East Branch Blue Mounds Creek, Mill and Blue Mounds Creek Watershed (LW15)
East Branch Blue Mounds Creek, Mill and Blue Mounds Creek Watershed (LW15)
Bohn Creek (1251100)
1.16 Miles
0 - 1.16
Natural Community
Natural communities (stream and lake natural communities) represent model results that use predicted flow and temperature based on landscape features and related assumptions. Ranges of flow and temperature associated with specific aquatic life communities (fish, macroinvertebrates) help biologists identify appropriate resource management goals. Wisconsin's Riverine Natural Communities.
Cool-Cold Mainstem
Year Last Monitored
This date represents the most recent date of water quality monitoring stored in the SWIMS system. Additional field surveys for fish and habitat may be available subsequent to this date.
 
Unknown
 
Dane, Iowa
Trout Water 
Trout Waters are represented by Class I, Class II or Class III waters. These classes have specific ecological characteristics and management actions associated with them. For more information regarding Trout Classifications, see the Fisheries Trout Class Webpages.
Yes
Outstanding or Exceptional 
Wisconsin has designated many of the state's highest quality waters as Outstanding Resource Waters (ORWs) or Exceptional Resource Waters (ERWs). Waters designated as ORW or ERW are surface waters which provide outstanding recreational opportunities, support valuable fisheries and wildlife habitat, have good water quality, and are not significantly impacted by human activities. ORW and ERW status identifies waters that the State of Wisconsin has determined warrant additional protection from the effects of pollution. These designations are intended to meet federal Clean Water Act obligations requiring Wisconsin to adopt an 'antidegradation' policy that is designed to prevent any lowering of water quality - especially in those waters having significant ecological or cultural value.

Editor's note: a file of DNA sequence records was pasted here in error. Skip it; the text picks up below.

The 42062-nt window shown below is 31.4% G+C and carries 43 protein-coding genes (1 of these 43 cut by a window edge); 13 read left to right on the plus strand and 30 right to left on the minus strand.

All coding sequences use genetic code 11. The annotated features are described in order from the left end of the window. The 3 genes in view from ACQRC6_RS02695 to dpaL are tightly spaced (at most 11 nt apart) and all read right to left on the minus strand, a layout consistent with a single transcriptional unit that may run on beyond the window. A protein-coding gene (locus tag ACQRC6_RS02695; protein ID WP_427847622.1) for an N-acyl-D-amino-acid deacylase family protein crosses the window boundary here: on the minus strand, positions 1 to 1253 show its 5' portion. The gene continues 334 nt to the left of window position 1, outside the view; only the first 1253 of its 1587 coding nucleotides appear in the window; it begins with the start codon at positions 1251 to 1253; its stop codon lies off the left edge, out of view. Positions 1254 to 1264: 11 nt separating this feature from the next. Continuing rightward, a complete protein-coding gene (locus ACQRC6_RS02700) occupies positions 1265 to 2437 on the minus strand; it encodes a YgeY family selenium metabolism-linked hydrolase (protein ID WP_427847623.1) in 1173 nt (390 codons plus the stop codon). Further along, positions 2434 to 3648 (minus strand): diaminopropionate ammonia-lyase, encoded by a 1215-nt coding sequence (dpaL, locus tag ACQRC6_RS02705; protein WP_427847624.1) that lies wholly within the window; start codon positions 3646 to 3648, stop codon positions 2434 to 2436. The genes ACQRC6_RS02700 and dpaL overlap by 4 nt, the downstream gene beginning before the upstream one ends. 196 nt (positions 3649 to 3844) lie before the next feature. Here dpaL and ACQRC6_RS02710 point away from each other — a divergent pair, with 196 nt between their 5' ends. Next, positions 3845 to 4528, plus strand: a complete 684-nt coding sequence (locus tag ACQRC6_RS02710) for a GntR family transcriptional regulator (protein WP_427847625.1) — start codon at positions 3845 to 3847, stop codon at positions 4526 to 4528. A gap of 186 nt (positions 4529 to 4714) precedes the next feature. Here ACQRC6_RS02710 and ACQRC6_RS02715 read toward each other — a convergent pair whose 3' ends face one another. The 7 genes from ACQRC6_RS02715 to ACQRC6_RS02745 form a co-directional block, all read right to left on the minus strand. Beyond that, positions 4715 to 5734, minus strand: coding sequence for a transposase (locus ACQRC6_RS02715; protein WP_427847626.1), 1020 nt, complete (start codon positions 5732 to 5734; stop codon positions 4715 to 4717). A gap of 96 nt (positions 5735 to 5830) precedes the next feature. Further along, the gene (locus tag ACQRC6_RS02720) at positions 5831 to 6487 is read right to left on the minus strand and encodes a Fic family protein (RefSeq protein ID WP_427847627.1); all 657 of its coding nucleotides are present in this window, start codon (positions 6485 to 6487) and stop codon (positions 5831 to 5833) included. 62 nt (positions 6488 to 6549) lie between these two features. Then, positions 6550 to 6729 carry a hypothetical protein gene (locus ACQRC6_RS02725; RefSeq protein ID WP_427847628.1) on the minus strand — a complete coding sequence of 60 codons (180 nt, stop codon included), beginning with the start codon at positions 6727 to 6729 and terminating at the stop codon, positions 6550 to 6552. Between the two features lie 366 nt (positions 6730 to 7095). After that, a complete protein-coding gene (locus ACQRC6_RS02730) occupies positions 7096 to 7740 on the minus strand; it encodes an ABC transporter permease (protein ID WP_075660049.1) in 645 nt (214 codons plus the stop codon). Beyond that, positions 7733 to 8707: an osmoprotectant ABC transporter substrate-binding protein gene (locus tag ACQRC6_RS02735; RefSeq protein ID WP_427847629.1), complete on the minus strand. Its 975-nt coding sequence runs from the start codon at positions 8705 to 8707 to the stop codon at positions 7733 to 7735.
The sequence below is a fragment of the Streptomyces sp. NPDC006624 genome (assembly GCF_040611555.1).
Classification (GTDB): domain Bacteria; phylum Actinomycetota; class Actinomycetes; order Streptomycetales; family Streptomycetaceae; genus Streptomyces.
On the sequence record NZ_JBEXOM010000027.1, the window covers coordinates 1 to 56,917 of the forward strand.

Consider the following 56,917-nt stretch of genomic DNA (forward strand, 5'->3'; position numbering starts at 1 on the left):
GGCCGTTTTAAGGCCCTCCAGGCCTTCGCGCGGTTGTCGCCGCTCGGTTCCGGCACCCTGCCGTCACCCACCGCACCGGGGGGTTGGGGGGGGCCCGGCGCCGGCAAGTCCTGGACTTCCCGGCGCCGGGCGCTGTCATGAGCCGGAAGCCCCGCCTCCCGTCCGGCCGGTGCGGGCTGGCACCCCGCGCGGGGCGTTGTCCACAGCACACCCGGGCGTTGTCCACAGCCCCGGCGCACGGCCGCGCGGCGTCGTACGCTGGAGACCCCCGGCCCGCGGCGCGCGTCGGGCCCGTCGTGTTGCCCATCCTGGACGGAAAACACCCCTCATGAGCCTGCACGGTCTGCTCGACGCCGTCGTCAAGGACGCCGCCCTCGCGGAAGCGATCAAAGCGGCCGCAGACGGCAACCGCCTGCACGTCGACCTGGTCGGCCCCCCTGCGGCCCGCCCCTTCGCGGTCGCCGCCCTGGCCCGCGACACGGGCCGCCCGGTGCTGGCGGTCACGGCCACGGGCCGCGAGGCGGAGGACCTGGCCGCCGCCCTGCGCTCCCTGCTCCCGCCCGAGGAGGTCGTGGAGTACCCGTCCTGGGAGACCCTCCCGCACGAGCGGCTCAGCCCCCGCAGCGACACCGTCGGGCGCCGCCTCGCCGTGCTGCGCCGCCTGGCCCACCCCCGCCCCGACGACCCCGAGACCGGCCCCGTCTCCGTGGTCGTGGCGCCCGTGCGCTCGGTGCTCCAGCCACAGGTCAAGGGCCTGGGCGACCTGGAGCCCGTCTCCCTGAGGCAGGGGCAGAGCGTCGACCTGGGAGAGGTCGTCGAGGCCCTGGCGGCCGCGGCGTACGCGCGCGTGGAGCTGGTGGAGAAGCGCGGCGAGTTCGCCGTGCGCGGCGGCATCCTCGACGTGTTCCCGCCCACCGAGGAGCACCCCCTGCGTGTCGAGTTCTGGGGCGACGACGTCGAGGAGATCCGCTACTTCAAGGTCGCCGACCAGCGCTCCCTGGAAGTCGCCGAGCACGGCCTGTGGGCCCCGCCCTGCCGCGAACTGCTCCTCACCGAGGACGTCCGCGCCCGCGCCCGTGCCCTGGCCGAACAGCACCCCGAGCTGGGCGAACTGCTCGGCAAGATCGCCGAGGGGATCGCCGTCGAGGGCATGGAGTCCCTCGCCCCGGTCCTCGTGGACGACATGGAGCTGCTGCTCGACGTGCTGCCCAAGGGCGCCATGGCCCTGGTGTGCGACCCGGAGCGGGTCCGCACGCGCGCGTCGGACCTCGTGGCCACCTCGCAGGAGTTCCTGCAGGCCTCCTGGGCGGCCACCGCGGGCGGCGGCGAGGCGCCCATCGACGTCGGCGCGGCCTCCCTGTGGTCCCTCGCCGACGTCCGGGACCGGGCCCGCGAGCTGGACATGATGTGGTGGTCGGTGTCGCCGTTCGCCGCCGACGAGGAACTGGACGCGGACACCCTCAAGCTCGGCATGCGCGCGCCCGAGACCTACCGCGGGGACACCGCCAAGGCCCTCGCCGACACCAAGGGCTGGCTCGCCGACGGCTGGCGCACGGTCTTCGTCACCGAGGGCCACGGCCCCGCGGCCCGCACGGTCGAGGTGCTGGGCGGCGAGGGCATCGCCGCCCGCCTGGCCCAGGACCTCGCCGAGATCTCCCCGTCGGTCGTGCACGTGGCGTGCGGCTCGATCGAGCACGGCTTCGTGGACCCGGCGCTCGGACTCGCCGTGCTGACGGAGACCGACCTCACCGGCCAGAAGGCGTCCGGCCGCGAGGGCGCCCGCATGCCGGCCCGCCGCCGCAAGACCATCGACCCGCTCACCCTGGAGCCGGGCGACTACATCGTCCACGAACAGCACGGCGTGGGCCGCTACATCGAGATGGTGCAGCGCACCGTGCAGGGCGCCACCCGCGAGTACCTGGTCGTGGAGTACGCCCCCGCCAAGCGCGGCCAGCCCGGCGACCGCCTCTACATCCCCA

No
Impaired Water 
A water is polluted or 'impaired' if it does not support full use by humans, wildlife, fish and other aquatic life and it is shown that one or more of the pollutant criteria are not met.
No

Fish and Aquatic Life

Current Use
The use the water currently supports. This is not a designation or classification; it is based on the current condition of the water. Information in this column is not designed for, and should not be used for, regulatory purposes.
Cold (Class II Trout)
Streams supporting a cold water sport fishery, or serving as a spawning area for salmonids and other cold water fish species. Representative aquatic life communities, associated with these waters, generally require cold temperatures and concentrations of dissolved oxygen that remain above 6 mg/L through natural reproduction and selective propagation. Since these waters are capable of supporting natural reproduction, a minimum dissolved oxygen concentration of 7 mg/L is required during times of active spawning and support of early life stages of newly-hatched fish.
Attainable Use
The use that the investigator believes the water could achieve through managing "controllable" sources. Beaver dams, hydroelectric dams, low gradient streams, and naturally occurring low flows are generally not considered controllable. The attainable use may be the same as the current use or it may be higher.
Cold (Class II Trout)
Streams supporting a cold water sport fishery, or serving as a spawning area for salmonids and other cold water fish species. Representative aquatic life communities, associated with these waters, generally require cold temperatures and concentrations of dissolved oxygen that remain above 6 mg/L through natural reproduction and selective propagation. Since these waters are capable of supporting natural reproduction, a minimum dissolved oxygen concentration of 7 mg/L is required during times of active spawning and support of early life stages of newly-hatched fish.